Story One. Nilla Wafers.
Until I entered the second grade, my diet consisted mostly of microwave pancakes, frozen mixed vegetables, and Nilla Wafers. While other children dove into birthday cake and ice cream, I settled myself in the corner with a bowl of those pale, perfect circles, savoring their cardboard sweetness. Did the cookies taste good? Not particularly. What mattered was the comfort, the ritual.
My early memories of food come in flashes of sepia and gold, all centered around ritual. I remember eating digestive biscuits during tea times at my aunt’s house in England. I remember making Annie’s mac and cheese (white cheddar, obviously) and applesauce every Tuesday with our babysitter. I remember Belgian waffles on Sunday mornings, summer blackberries from the ravine behind our house, and the food most steeped in ritual: Christmas cookies.
I loved removing the Pillsbury wrapper from a pasty log of dough, cutting out patterns of snowflakes and stockings, and pressing individual sprinkles onto the gingerbread men. My sister and I would pinch pieces of dough and eat them as we peered into our oven, watching the Santas expand. I don’t remember actually eating the cookies, just a tradition that dusted our kitchen table with flour and sparkles.
Story Two. Frenemies.
As a teenager, I began to view cooking as a creative outlet, a way of expressing my love for family and friends. I grew more interested in the Portland food culture, wandering our local farmers markets and leafing through Bon Appetit magazines. I soon abandoned Nilla Wafers and peas for dark chocolate and dinosaur kale, starting to make sweet potato curry or tortilla española for my family on the weekends.
Beneath my foodie exterior, a storm was brewing. I had always struggled with low self-esteem, and during the crushing stress of junior year, I began to eat much less than my body needed, avoiding Sunday trips to the bakery and brunches with my friends. My growling stomach distracted me in class, I had to wear three sweaters inside the house, and I lacked the energy to hike Portland’s beautiful waterfalls. I was a shadow, a pale imprint of myself.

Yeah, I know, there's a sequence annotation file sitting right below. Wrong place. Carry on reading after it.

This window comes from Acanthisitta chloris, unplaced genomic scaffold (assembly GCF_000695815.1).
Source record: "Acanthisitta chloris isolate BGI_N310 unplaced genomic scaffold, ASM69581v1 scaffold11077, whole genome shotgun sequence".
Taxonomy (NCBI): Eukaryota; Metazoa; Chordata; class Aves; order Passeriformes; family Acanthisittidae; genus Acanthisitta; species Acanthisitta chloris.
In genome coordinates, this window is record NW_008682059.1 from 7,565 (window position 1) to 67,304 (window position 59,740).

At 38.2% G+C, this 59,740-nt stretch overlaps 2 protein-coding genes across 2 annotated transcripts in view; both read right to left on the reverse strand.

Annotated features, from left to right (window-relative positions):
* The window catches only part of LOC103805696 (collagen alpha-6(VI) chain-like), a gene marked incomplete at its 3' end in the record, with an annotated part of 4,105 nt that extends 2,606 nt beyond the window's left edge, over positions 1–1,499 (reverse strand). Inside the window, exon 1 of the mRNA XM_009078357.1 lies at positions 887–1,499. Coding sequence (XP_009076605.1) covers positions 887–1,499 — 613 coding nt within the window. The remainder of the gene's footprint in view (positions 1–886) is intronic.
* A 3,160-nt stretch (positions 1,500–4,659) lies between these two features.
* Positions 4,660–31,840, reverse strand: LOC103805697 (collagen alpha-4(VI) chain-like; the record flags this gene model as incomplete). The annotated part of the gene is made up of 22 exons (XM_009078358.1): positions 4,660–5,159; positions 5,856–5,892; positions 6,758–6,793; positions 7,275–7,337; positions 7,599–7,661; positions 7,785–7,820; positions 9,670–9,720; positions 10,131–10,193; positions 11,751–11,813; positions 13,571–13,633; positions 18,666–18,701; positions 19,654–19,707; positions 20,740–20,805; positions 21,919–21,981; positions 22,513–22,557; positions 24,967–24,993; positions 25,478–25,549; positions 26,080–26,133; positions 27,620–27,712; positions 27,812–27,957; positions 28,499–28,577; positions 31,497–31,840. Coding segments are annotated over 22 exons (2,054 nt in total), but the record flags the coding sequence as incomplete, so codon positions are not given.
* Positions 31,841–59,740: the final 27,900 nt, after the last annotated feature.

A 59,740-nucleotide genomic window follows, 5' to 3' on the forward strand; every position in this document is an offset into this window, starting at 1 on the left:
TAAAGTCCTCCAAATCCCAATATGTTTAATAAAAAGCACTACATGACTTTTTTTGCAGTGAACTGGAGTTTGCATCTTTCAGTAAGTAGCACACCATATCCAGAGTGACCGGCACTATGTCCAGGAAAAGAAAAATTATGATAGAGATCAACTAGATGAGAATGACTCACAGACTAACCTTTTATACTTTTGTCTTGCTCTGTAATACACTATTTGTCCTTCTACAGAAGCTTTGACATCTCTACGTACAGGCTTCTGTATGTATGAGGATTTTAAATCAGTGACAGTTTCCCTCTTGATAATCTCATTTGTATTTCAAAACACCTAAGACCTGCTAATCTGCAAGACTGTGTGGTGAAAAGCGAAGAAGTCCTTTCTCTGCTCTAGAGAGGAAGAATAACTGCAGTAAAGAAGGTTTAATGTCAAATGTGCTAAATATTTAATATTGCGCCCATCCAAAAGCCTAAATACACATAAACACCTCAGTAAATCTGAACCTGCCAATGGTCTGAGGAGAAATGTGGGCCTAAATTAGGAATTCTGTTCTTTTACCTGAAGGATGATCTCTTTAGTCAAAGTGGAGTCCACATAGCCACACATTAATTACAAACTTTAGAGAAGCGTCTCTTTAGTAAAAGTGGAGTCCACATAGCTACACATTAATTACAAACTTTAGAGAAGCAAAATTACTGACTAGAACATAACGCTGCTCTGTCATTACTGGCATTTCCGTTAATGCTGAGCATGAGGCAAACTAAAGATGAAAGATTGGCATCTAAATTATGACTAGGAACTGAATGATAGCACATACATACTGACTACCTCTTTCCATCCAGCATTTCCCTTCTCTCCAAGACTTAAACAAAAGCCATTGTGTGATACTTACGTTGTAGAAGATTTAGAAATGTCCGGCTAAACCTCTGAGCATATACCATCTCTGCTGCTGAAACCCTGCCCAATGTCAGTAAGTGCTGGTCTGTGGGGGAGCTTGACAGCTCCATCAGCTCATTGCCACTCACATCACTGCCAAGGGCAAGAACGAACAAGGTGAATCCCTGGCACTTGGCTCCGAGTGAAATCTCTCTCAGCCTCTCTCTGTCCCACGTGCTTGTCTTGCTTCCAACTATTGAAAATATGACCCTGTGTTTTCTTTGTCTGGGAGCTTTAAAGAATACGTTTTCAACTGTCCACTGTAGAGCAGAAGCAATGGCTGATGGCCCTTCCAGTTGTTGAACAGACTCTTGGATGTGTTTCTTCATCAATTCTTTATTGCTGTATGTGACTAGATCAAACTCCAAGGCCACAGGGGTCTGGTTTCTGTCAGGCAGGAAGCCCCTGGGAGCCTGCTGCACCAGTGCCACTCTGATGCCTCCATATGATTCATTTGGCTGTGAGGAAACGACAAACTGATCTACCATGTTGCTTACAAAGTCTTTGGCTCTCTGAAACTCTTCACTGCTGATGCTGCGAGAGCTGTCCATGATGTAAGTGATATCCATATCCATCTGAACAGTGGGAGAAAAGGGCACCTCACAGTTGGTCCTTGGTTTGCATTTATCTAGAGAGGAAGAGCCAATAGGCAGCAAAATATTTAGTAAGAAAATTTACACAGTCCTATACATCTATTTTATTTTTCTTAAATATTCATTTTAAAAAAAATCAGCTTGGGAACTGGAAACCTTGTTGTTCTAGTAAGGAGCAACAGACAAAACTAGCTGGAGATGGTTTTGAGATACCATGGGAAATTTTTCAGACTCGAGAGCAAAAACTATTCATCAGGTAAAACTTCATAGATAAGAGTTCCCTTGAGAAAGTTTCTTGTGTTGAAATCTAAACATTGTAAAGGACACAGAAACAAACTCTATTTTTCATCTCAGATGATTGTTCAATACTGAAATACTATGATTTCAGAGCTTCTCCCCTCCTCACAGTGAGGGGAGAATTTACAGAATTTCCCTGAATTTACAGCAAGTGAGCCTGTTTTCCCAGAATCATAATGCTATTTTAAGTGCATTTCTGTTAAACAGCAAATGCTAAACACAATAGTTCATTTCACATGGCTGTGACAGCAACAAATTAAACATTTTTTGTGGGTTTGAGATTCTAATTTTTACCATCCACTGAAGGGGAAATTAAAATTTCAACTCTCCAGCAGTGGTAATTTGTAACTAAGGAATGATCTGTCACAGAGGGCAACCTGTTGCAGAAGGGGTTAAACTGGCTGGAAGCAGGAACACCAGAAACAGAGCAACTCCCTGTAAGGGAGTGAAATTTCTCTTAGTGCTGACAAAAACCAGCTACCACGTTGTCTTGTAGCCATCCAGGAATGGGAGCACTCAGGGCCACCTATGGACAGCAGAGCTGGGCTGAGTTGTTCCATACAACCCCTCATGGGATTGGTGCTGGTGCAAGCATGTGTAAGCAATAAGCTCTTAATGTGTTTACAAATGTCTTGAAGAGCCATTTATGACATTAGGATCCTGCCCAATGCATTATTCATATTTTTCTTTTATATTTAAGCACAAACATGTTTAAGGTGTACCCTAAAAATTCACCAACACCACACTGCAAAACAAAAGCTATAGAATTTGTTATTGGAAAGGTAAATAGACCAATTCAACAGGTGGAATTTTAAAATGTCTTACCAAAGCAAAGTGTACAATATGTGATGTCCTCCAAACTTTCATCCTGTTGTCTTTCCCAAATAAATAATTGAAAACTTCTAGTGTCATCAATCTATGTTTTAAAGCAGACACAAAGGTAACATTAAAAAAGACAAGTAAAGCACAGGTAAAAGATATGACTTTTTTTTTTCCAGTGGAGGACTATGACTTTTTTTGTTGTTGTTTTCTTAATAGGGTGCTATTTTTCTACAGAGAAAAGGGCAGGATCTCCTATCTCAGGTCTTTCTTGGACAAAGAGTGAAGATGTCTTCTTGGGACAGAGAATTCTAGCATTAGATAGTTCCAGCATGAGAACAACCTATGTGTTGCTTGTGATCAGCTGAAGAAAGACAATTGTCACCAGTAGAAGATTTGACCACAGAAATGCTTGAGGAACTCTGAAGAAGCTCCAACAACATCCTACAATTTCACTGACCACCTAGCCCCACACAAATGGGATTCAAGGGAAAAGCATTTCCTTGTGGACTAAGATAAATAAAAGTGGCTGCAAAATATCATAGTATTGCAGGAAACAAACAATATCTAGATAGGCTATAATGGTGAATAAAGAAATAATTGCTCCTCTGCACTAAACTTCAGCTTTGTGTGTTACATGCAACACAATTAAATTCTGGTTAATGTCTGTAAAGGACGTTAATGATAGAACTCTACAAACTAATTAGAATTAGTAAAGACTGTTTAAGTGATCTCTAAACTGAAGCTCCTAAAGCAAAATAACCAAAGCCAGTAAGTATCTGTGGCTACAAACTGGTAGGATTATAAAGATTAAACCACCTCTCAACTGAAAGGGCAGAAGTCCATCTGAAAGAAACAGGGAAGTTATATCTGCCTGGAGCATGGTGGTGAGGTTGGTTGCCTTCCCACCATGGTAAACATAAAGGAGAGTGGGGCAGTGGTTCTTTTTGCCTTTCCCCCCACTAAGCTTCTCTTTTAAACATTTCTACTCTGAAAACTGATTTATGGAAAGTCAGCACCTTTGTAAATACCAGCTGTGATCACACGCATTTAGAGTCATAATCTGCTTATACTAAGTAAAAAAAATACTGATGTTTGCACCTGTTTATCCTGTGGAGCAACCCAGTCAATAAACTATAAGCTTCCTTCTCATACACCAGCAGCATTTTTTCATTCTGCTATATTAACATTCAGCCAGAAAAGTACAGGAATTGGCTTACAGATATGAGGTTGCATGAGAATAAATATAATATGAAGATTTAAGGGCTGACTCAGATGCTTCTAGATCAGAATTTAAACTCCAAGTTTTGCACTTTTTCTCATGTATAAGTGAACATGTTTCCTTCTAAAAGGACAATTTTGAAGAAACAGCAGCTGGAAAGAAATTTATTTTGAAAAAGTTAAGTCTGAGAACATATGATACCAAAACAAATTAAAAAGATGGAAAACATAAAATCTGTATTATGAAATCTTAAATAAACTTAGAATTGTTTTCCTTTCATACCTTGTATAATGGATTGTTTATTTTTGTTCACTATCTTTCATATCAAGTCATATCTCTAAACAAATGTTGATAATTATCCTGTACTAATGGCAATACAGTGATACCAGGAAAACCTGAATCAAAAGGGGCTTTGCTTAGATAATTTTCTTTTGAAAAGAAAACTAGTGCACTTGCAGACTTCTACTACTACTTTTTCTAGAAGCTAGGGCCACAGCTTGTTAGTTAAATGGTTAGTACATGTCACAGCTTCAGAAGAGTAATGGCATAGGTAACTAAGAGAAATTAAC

During the past year, I have fought to learn how to nourish my body all over again, understanding that it’s okay to eat when I feel hungry and to skip a day at the gym. I have a much healthier relationship with food now, but I am forever changed. It is difficult for me to describe the anxiety inspired by chocolate chip cookies, or the despair I feel at the tightness of my old jeans. Sometimes I wish I could undo these past few years and have a “normal” relationship with food, but there is no way for me to go back, so instead I must go forwards.
Story Three. Justice.
As I relearn how to nourish my body, I remember that food justice is not just about what I put in my body. I am fortunate enough to have the resources to cook for myself, buy fresh produce, and even participate in the Foodworks program. I think the alternative food movement offers some valuable tools for enacting food systems change, and I’ve spent my fair share of time at Whole Foods, but I have learned that voting with my fork is just one step on the path towards food justice.
While spaces like Whole Foods do have the power to make change, they can often be coded for a white, upper-middle class clientele. Food justice means working towards affordable, nutritious, culturally appropriate food for everyone. Food justice is about more than the food I put in my body, it’s about the right of every person in our food system to lead a healthy, dignified life. Keeping that in mind, I need to advocate for the rights of other consumers, workers, animals, and our earth, and that means doing more than buying organic beets (although that’s great too). Despite my complex relationship with food, I’ve known for a while that I want to work within the food justice movement, finding community-driven, culturally sensitive solutions to food insecurity. I’m really excited to work in multicultural nutrition advocacy this summer, because I hope to work towards social justice through food.